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What is Biotherapy?

By Erin J. Hill
Updated Mar 03, 2024
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Biotherapy refers to the use of various systems in the human body to combat diseases and other conditions. For example, immunotherapy implements the body’s immunological responses to fight serious diseases like cancer. Other examples include gene therapy and hormonal therapy. All use naturally occurring materials to treat disease.

Immunotherapy can work in two ways. The first method uses natural or synthetic materials to evoke an immune response or to enhance an already occurring response. One common example of this is the use of most vaccines. In a naturally occurring illness, such as polio, the human body is often unprepared to handle the onslaught of virus-infected cells. This results in the virus overtaking the body’s immune system, for a time or permanently, and causing serious damage or death to the individual. The second use works by halting the immune response in certain autoimmune conditions like lupus.

To evoke an immune response without these consequences, doctors are able to provide a weakened or killed version of the virus into the body. Since the virus is not strong enough to cause any real damage, the immune system is able to effectively destroy it by developing strong antibodies. If someone who has been given a vaccine is then exposed to the same illness, the body already has several antibodies in place to overtake it and kill it before it can cause symptoms. This form of biotherapy has saved millions of lives.

Hormonal methods of biotherapy involve the use of hormones that can naturally be found in the body, although some of the hormones used during therapy are synthetically made. In breast cancer patients, for example, the male hormone testosterone is often used to shrink or remove any tumors. Estrogen hormonal replacement therapy is also used in women with severe menopausal symptoms.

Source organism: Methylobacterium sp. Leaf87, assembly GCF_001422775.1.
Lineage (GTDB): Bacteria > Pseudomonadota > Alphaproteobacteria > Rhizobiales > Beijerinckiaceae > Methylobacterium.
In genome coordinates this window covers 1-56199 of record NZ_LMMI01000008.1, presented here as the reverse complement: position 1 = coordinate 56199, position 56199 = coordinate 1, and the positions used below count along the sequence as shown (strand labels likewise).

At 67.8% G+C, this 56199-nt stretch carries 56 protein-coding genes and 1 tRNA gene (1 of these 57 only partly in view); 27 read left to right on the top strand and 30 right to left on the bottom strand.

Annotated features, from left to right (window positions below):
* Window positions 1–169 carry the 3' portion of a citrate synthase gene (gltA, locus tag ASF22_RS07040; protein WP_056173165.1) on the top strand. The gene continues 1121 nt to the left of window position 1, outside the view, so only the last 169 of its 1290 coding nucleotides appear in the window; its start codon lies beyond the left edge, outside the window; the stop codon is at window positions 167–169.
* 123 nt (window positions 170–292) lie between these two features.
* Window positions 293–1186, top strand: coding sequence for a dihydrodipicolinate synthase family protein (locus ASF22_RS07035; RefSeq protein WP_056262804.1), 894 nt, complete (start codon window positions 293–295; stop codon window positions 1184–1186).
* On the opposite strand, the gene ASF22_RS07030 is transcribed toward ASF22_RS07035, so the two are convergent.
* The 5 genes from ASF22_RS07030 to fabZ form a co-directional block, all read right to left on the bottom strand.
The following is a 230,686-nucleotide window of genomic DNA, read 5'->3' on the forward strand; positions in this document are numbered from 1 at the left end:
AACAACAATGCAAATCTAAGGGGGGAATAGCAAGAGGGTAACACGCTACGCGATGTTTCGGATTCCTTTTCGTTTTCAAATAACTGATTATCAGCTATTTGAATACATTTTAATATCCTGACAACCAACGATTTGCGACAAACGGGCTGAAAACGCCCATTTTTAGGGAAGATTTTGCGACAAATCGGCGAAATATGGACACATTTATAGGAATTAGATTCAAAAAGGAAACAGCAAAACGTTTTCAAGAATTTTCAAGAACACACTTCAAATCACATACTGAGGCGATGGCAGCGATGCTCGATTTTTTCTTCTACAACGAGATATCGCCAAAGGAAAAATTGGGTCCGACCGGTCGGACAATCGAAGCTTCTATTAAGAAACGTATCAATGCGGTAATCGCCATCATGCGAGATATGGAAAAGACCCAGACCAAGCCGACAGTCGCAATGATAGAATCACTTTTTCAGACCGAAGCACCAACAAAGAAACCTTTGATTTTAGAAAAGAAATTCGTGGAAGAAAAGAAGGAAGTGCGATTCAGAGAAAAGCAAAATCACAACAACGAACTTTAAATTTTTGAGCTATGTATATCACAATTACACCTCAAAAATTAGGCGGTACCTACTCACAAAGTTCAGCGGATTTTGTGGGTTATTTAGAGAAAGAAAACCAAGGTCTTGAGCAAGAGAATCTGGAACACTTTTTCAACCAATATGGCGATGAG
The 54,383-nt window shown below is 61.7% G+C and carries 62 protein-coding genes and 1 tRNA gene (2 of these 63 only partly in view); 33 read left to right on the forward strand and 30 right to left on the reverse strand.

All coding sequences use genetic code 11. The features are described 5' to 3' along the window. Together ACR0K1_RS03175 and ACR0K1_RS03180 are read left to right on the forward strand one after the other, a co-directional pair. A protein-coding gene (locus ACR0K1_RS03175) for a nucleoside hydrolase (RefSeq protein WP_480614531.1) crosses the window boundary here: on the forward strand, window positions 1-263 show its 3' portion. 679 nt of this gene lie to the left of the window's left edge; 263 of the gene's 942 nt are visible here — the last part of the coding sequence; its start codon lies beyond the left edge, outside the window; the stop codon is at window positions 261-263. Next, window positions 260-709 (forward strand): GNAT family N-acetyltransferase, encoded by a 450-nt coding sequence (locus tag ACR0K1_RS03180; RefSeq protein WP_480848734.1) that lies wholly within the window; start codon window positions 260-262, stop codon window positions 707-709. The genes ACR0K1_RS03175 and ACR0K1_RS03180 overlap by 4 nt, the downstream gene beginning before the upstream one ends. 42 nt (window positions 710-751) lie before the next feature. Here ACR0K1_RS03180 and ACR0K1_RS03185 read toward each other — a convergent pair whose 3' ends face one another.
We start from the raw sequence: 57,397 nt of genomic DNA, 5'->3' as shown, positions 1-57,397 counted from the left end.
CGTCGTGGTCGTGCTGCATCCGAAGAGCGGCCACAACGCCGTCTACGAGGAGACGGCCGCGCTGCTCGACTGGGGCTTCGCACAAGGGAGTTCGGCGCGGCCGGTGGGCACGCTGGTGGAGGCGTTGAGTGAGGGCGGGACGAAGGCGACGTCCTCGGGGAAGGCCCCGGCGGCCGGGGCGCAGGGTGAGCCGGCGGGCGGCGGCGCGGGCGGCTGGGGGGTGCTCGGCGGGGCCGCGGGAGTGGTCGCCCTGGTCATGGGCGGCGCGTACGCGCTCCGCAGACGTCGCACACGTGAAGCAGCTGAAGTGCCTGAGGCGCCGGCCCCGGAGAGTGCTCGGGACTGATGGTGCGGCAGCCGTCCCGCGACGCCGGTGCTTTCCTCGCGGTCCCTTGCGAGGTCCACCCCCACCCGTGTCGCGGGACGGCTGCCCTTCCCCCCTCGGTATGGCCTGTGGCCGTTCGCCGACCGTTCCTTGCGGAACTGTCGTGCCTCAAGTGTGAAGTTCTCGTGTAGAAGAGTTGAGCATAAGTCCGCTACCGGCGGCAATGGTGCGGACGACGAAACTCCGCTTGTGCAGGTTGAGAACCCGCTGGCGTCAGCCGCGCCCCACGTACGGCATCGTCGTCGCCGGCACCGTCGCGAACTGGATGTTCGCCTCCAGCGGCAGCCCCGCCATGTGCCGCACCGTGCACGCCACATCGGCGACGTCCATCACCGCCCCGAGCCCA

Gene therapy is another form of biotherapy in which healthy genes are extracted and then used to replace defective ones within the body. This is usually used in illnesses with single gene defects, such as sickle cell anemia. Although the process has been debated heavily, there has been success for some illnesses in using gene therapy. There are continued studies on the effectiveness and safety of gene therapy, primarily because the use of genetically modified materials in humans can have unwanted results.

In some rare cases, biotherapy may also refer to the use of living organisms and animals to cure disease. For example, leeches have been used to help patients with severe skin damage avoid amputation. When skin becomes damaged and dies, such as in severe frostbite or infection, leeches can be used to eat away the dead and diseased skin cells so that new skin can grow. Other examples of this type of biotherapy include using dogs to detect cancer with their strong sense of smell and using bee venom to cure certain neurological diseases.

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